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Protos wants to bring its 3D printed eyewear to the masses, but first it needs a bit of cash.
Using its own proprietary material, Protos creates light, flexible glasses frames that can be tweaked to give wearers a custom fit.
In an effort to get the project off the ground, Protos has launched a crowdfunding campaign, which it hopes will help it raise $25,000. (Notably, the campaign is powered by Crowdhoster, an interesting new platform that lets fundraisers run campaigns from their own domains.)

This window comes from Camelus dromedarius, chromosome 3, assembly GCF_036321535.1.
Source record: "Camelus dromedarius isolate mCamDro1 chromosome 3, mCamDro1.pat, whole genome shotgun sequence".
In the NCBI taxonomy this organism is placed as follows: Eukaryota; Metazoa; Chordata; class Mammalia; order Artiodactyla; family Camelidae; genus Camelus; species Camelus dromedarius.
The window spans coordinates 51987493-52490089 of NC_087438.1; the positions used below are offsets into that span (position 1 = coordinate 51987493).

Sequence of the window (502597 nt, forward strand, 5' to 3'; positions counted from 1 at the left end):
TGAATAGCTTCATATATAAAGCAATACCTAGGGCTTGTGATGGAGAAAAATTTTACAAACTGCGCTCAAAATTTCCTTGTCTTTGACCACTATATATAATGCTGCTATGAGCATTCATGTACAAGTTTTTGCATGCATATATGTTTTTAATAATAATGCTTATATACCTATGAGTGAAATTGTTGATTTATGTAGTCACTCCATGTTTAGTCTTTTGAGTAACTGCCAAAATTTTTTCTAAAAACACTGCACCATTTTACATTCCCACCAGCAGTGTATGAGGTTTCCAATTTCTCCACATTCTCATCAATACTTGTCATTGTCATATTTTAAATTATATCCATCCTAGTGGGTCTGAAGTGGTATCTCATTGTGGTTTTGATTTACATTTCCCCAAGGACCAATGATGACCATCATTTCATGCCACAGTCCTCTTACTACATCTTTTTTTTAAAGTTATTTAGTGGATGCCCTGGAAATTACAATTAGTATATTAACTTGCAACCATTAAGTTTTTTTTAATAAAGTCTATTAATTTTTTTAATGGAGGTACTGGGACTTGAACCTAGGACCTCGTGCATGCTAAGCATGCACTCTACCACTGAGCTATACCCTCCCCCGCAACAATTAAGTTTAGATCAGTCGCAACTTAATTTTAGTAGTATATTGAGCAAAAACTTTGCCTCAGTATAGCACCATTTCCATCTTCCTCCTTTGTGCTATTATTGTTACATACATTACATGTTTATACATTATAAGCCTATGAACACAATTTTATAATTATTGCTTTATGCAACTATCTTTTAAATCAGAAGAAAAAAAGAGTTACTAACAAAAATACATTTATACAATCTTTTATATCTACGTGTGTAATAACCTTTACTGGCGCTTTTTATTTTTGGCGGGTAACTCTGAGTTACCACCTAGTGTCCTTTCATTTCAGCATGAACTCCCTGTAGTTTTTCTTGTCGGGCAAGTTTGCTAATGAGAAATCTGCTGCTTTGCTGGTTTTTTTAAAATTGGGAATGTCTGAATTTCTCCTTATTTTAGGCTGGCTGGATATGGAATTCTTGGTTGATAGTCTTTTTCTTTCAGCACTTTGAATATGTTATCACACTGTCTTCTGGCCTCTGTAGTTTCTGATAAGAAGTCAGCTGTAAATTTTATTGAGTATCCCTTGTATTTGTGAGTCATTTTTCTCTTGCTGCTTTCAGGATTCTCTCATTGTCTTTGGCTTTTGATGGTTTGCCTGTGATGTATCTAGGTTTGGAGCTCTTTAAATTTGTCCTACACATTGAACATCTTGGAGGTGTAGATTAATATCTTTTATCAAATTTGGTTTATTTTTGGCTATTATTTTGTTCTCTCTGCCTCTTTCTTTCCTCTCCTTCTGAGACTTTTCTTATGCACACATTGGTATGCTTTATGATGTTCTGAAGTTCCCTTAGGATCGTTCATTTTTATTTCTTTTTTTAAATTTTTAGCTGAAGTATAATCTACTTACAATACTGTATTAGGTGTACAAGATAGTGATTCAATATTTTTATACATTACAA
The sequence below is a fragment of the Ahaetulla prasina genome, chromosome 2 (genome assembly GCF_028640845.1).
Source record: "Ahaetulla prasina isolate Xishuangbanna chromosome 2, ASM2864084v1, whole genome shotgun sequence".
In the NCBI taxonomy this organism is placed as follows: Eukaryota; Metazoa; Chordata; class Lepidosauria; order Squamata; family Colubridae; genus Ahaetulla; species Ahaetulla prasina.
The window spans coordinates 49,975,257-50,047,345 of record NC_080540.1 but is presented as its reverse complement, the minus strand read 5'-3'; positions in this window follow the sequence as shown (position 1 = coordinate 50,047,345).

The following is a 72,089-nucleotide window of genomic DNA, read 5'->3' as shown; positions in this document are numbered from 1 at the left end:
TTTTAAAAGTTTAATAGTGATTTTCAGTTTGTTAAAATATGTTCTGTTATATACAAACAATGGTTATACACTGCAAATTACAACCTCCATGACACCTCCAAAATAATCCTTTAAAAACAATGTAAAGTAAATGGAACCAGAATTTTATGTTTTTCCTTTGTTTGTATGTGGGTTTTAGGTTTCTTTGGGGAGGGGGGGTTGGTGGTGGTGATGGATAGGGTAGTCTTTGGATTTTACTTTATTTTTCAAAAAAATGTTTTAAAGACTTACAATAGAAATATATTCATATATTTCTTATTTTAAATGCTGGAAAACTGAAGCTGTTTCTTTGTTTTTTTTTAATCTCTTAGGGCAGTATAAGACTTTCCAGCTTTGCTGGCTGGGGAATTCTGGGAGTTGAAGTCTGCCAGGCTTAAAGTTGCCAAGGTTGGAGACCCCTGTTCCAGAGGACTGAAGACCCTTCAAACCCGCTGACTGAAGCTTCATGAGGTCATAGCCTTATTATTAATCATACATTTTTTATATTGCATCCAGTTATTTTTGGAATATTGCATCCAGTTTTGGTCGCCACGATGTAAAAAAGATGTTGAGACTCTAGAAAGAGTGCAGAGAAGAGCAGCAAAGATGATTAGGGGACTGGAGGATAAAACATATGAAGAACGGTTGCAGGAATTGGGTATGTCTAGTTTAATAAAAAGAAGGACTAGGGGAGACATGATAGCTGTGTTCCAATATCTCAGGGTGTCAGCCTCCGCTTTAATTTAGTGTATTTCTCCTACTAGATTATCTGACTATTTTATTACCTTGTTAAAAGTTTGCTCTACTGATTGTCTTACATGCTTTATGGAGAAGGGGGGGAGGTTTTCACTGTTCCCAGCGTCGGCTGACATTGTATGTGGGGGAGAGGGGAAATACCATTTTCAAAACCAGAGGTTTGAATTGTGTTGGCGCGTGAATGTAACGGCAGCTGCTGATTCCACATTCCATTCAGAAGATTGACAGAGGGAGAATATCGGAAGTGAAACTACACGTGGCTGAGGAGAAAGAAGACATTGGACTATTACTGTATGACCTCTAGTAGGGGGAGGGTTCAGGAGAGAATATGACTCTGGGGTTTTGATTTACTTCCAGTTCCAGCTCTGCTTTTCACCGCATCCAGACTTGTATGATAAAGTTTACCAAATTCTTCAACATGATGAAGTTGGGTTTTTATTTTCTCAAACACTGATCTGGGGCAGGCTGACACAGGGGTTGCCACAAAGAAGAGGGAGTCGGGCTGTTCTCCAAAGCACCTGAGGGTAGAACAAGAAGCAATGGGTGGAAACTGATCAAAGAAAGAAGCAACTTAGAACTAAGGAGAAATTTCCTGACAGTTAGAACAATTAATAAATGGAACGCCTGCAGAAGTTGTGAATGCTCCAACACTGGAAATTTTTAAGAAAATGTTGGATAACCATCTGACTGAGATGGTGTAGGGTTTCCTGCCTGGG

Protos says that much of the funding will be used to pay developers, which it needs to create a more elaborate and user-friendly interface for the fitting process. (The video below gives you an idea of how the process currently works.)
Protos’s efforts show one of the reasons why 3D printing is so darn neat: It lets manufacturers create smaller, more custom batches of products without having to worry about some of the scale constraints core to larger manufacturing operations.
With eyewear, traditional manufacturing processes have dictated that companies must make thousands of the exact same frames at once, regardless of whether those frames are particularly well-suited to any one person’s face. By using 3D printing, Proto’s turns that process on its head, which is why it’s worth paying attention to.
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